Millions of Americans struggle with old debts they can’t pay back, and live with the uncertainty of knowing that at any moment, they could have their bank accounts or wages seized by collectors. ProPublica has spent years gathering data on how often debt collectors use the courts to secure judgments against debtors – a tactic that affects millions of Americans. They sought to find out who is filing lawsuits, how many lawsuits are being filed, and who is being sued.
Here’s what they found out:
- In 2013, four million Americans has their wages garnished over consumer debts
- Workers earning between $15,000 and $40,000 a year were most likely to have their wages garnished
- Black communities are typically hit much harder by debt collection lawsuits than white communities, even with similar incomes
- Some public and nonprofit hospitals have been known to collect from patients who can’t pay their medical bills – even when they qualify for financial aid
- Capital One sues its customers more than any other bank, including during the last major recession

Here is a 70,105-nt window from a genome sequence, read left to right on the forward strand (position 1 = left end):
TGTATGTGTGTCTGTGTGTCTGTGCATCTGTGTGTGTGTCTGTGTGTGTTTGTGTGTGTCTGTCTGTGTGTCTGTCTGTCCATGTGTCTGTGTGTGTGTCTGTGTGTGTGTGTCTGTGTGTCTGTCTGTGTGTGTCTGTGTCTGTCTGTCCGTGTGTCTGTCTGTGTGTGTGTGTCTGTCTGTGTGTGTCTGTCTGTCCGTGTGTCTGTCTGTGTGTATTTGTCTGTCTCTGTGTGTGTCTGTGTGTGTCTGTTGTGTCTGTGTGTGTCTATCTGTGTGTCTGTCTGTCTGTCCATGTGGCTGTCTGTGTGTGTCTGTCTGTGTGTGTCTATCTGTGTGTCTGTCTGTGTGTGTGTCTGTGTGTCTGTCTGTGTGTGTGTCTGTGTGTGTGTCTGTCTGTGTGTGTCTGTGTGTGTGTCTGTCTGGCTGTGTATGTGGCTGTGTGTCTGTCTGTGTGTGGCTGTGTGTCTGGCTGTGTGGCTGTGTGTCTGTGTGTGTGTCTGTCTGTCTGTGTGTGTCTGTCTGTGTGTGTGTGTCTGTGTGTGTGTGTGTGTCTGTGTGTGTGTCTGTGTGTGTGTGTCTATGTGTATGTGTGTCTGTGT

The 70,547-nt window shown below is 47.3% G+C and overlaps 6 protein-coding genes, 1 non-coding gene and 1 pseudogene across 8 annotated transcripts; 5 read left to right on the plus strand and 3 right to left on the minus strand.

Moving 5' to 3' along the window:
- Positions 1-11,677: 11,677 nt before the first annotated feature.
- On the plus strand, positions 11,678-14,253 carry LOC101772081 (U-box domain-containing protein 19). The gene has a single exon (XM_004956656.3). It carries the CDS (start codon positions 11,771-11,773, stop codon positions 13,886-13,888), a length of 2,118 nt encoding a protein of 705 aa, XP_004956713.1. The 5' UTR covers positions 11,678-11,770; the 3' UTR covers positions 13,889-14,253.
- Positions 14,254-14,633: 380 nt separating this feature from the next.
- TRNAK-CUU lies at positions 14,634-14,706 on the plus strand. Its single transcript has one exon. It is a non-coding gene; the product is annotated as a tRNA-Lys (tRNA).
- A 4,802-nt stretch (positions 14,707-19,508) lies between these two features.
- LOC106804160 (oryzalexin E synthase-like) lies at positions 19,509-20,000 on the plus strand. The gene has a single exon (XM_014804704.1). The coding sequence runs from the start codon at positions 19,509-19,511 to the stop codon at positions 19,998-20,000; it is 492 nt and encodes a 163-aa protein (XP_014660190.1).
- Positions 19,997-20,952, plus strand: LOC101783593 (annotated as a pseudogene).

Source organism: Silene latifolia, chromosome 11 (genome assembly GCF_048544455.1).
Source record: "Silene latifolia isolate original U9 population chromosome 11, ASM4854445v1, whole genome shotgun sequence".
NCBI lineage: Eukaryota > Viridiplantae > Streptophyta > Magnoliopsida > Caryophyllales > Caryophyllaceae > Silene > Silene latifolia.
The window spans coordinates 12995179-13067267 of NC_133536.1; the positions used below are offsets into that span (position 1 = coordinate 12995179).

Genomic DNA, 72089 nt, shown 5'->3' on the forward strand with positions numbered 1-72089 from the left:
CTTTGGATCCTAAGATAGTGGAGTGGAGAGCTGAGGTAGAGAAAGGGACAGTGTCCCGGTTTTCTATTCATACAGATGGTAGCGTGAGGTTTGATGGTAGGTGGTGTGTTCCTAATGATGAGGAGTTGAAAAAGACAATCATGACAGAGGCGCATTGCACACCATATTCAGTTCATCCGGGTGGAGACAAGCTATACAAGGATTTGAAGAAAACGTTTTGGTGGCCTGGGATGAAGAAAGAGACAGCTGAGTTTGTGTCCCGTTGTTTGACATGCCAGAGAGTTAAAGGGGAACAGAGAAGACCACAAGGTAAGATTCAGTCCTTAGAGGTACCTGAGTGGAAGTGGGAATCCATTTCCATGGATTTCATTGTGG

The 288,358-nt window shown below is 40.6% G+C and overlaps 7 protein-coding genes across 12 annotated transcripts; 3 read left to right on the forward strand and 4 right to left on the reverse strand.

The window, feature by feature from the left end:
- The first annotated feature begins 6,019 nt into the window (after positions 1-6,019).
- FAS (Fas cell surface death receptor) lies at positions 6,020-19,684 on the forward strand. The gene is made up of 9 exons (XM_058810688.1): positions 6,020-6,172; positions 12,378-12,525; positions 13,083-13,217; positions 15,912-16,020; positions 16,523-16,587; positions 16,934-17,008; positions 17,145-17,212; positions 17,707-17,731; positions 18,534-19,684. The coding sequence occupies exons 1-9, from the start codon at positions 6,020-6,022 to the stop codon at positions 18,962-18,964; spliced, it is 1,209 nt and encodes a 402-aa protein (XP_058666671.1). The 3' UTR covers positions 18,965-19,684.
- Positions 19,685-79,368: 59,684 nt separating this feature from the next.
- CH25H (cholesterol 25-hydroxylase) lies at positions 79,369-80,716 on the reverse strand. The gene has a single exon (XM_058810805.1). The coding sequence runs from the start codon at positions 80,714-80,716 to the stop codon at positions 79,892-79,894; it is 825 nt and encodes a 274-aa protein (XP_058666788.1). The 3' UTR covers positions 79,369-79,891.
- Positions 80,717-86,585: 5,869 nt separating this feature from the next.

- One subprime lender seized wages from active-duty soldiers when they defaulted on overpriced loans
- Debt buyers are mostly responsible for the increase in lawsuits – in fact, in most courts, debt buyers filed more suits than any other type of plaintiff
- Defendants are largely not represented by attorneys in debt collection lawsuits
- Suits against residents of lower-income black neighborhoods were much more likely to result in judgments than lawsuits against residents of white, upper-income neighborhoods
- Where debtors live matters as least as much as what race they are
- Debt collectors who obtain a judgment often clean out debtors’ bank accounts – in cases where the account is worth less than what is owed, debt collectors can seize every penny
What can be done? Major companies who are flooding our nation’s already overburdened court system with lawsuits are not getting the scrutiny they deserve. The last federal law limiting garnishments was passed in 1968 and is now clearly out of date. As a step in the right direction, Missouri’s attorney general has suggested several commonsense reforms in December. If these reforms pass, the process would become fairer for debtors. The collection industry has supported these measures, and changes may be on the horizon.
Atlas Consumer Law has helped numerous debtors find relief in Chicago. If you are struggling with old debt or are facing a collections lawsuit, please contact our firm to schedule a free initial case evaluation. Our office can be reached at (312) 313-1613.